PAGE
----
Recurrent gastro-intestinal complaints constitute one of the most common reasons for medical consultation among daycare and school children. Studies suggest an association between childhood functional abdominal pain and psychiatric disorders. Although most children with mild symptoms are mostly managed by reassurance and simple measures, a large range of interventions such as dietary changes, use of antidepressant and medications are being widely used with little evidence to suggest their effectiveness. In view of the high prevalence of this disorder and the lack of pediatric scientific evidence on extensively used drug therapies there is critical need to develop trials of all suggested pharmacologic interventions in children with functional pain disorders. This study has the potential to fill a critical void in pediatric gastroenterology.

The main objective of this study is to evaluate the impact of the medication (amitriptyline) on symptoms of patients with abdominal pain of non-organic origin.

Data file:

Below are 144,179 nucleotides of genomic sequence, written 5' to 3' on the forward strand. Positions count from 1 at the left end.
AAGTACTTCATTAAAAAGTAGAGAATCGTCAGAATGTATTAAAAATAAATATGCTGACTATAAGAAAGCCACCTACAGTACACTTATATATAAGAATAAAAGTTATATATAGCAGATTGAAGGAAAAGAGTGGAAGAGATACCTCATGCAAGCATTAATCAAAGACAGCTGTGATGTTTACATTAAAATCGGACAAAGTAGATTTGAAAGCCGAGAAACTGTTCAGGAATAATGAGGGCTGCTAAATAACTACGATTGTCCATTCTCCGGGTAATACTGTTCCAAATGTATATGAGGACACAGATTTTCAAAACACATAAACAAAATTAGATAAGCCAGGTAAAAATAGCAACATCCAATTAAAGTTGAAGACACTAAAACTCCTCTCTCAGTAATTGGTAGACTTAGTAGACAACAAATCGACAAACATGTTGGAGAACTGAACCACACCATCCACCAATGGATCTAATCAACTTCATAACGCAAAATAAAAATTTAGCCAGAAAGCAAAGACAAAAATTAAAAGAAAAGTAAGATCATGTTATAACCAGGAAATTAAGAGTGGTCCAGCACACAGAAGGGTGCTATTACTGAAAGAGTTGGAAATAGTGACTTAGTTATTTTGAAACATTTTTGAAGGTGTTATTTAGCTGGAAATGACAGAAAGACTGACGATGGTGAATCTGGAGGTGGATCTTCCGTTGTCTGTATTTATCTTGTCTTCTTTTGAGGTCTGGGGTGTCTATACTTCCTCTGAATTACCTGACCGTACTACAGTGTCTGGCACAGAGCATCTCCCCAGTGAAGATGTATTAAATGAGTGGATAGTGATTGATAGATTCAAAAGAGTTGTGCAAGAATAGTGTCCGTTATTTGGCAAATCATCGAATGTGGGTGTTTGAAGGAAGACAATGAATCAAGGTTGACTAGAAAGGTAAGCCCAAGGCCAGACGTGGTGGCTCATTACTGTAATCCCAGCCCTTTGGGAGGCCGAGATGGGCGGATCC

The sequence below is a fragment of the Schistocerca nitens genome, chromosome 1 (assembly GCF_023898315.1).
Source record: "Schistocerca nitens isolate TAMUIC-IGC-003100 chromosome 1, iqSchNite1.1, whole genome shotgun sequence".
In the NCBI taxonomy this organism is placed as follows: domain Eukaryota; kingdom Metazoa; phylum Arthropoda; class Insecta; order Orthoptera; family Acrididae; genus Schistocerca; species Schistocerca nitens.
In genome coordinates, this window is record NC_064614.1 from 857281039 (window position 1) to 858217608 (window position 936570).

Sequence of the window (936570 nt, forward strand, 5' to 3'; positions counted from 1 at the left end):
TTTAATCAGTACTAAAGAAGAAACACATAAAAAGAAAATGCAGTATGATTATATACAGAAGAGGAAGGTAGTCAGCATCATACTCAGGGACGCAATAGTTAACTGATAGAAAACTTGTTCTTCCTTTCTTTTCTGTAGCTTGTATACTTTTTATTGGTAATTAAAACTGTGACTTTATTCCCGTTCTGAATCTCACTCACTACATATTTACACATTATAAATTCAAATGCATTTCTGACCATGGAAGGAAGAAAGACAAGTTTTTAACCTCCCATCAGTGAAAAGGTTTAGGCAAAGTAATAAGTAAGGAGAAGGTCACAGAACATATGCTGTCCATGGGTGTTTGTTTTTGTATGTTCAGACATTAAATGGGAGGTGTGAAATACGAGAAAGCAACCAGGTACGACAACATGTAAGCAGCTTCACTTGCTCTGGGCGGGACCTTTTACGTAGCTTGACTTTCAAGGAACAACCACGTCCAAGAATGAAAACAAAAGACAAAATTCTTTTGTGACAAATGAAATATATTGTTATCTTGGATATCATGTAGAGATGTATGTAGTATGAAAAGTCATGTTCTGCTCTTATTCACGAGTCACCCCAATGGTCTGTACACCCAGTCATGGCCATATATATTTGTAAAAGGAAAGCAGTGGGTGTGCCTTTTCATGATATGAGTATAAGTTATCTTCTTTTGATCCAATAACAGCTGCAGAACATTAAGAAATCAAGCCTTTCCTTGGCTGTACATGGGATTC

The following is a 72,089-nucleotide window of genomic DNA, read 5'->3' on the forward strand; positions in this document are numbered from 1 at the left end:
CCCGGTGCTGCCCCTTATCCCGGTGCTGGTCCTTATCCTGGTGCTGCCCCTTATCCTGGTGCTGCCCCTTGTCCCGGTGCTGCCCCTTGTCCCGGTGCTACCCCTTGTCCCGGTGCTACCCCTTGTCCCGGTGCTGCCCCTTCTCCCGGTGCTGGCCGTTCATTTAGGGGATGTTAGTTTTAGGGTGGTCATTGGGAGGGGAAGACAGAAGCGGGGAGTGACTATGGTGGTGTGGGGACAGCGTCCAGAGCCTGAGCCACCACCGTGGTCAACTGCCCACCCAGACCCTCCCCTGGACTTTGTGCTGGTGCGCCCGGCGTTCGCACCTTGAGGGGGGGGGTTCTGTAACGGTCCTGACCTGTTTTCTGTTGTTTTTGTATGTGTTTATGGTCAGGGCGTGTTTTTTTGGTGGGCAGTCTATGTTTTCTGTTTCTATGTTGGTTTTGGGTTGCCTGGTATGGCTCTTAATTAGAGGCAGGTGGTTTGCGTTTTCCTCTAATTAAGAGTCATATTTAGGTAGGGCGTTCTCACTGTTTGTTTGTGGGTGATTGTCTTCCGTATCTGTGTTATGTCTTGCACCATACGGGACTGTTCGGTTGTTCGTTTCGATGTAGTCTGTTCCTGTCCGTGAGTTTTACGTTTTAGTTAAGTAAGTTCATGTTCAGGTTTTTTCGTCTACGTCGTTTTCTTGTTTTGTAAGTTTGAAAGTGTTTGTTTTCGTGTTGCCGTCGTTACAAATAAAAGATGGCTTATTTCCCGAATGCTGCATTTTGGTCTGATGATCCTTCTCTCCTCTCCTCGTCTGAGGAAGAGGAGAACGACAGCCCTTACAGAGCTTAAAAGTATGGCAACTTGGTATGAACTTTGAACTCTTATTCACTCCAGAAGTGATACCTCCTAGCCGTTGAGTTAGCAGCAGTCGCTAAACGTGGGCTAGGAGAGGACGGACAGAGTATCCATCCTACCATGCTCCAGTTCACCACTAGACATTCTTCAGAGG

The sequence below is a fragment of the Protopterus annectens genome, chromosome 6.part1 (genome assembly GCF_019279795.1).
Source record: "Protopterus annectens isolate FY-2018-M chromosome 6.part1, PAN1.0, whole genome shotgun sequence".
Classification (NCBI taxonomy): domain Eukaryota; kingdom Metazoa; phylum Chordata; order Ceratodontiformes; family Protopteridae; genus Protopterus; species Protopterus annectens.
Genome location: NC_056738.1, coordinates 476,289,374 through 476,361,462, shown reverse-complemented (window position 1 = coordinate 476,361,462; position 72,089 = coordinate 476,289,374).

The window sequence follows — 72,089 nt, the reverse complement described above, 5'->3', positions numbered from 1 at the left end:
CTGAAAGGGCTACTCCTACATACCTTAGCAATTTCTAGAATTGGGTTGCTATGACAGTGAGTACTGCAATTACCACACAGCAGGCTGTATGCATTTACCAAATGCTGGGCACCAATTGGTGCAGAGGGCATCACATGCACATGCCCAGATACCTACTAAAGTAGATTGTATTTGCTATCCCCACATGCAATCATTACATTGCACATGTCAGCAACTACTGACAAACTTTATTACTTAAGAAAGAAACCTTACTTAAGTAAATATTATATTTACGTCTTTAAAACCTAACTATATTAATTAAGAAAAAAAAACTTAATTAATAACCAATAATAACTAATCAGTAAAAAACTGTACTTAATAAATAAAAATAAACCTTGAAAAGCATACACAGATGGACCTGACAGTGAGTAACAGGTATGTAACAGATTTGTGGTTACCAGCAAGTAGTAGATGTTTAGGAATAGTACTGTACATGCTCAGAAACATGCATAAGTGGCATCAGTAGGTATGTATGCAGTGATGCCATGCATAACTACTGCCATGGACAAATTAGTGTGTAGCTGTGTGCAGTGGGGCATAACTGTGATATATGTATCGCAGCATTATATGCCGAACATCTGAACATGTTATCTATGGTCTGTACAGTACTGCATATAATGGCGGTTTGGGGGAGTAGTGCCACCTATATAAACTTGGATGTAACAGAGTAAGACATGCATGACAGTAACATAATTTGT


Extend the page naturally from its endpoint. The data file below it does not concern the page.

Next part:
Our hypotheses are that amitriptyline results in adequate relief of symptoms in children with functional abdominal pain and that is more effective than placebo in controlling pain.

This is a randomized, double masked placebo controlled study, using standard current measures and diagnostic criteria to address the question whether the treatment with amitriptyline is efficacious, and that leads to an improvement in severity of the symptoms for which the patient sought medical attention.